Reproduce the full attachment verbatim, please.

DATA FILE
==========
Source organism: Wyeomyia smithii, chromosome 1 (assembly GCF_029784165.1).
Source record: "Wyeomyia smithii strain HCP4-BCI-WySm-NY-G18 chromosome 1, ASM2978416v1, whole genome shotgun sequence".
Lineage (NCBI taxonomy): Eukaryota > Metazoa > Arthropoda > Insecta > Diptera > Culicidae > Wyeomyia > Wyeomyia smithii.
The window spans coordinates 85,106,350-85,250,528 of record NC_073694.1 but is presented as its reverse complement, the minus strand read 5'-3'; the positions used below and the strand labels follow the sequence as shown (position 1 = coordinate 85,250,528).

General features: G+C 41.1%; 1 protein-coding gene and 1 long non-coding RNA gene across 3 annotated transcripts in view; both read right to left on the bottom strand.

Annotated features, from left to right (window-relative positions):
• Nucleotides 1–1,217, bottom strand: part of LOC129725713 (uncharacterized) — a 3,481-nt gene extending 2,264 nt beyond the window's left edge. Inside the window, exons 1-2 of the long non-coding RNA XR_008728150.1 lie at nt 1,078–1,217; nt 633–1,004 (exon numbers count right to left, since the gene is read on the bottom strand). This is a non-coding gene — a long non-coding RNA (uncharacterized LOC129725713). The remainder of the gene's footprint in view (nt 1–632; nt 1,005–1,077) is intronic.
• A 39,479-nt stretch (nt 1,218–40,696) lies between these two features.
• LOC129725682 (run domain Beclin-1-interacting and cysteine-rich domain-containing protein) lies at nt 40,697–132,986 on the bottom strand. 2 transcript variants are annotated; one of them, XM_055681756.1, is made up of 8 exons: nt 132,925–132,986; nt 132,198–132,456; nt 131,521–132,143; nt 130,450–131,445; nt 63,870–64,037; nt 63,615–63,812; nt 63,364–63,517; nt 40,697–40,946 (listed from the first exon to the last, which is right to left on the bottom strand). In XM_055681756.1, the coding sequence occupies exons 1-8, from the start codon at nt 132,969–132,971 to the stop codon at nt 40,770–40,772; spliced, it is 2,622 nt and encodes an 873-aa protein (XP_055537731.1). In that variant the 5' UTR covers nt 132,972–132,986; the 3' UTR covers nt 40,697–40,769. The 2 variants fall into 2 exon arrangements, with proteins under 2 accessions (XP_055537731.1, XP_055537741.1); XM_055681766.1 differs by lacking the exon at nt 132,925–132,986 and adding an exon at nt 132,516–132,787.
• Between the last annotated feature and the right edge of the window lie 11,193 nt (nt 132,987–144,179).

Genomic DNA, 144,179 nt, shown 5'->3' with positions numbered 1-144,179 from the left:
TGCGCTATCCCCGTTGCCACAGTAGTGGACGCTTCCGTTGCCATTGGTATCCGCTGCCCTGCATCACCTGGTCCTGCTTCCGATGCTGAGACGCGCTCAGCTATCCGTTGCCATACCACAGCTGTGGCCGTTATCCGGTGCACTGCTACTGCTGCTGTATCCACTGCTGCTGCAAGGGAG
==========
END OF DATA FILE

Source organism: Wyeomyia smithii, chromosome 1 (assembly GCF_029784165.1).
Source record: "Wyeomyia smithii strain HCP4-BCI-WySm-NY-G18 chromosome 1, ASM2978416v1, whole genome shotgun sequence".
Lineage (NCBI taxonomy): Eukaryota > Metazoa > Arthropoda > Insecta > Diptera > Culicidae > Wyeomyia > Wyeomyia smithii.
The window spans coordinates 85,106,350-85,250,528 of record NC_073694.1 but is presented as its reverse complement, the minus strand read 5'-3'; the positions used below and the strand labels follow the sequence as shown (position 1 = coordinate 85,250,528).

General features: G+C 41.1%; 1 protein-coding gene and 1 long non-coding RNA gene across 3 annotated transcripts in view; both read right to left on the bottom strand.

Annotated features, from left to right (window-relative positions):
• Nucleotides 1–1,217, bottom strand: part of LOC129725713 (uncharacterized) — a 3,481-nt gene extending 2,264 nt beyond the window's left edge. Inside the window, exons 1-2 of the long non-coding RNA XR_008728150.1 lie at nt 1,078–1,217; nt 633–1,004 (exon numbers count right to left, since the gene is read on the bottom strand). This is a non-coding gene — a long non-coding RNA (uncharacterized LOC129725713). The remainder of the gene's footprint in view (nt 1–632; nt 1,005–1,077) is intronic.
• A 39,479-nt stretch (nt 1,218–40,696) lies between these two features.
• LOC129725682 (run domain Beclin-1-interacting and cysteine-rich domain-containing protein) lies at nt 40,697–132,986 on the bottom strand. 2 transcript variants are annotated; one of them, XM_055681756.1, is made up of 8 exons: nt 132,925–132,986; nt 132,198–132,456; nt 131,521–132,143; nt 130,450–131,445; nt 63,870–64,037; nt 63,615–63,812; nt 63,364–63,517; nt 40,697–40,946 (listed from the first exon to the last, which is right to left on the bottom strand). In XM_055681756.1, the coding sequence occupies exons 1-8, from the start codon at nt 132,969–132,971 to the stop codon at nt 40,770–40,772; spliced, it is 2,622 nt and encodes an 873-aa protein (XP_055537731.1). In that variant the 5' UTR covers nt 132,972–132,986; the 3' UTR covers nt 40,697–40,769. The 2 variants fall into 2 exon arrangements, with proteins under 2 accessions (XP_055537731.1, XP_055537741.1); XM_055681766.1 differs by lacking the exon at nt 132,925–132,986 and adding an exon at nt 132,516–132,787.
• Between the last annotated feature and the right edge of the window lie 11,193 nt (nt 132,987–144,179).

Genomic DNA, 144,179 nt, shown 5'->3' with positions numbered 1-144,179 from the left:
TGCGCTATCCCCGTTGCCACAGTAGTGGACGCTTCCGTTGCCATTGGTATCCGCTGCCCTGCATCACCTGGTCCTGCTTCCGATGCTGAGACGCGCTCAGCTATCCGTTGCCATACCACAGCTGTGGCCGTTATCCGGTGCACTGCTACTGCTGCTGTATCCACTGCTGCTGCAAGGGAG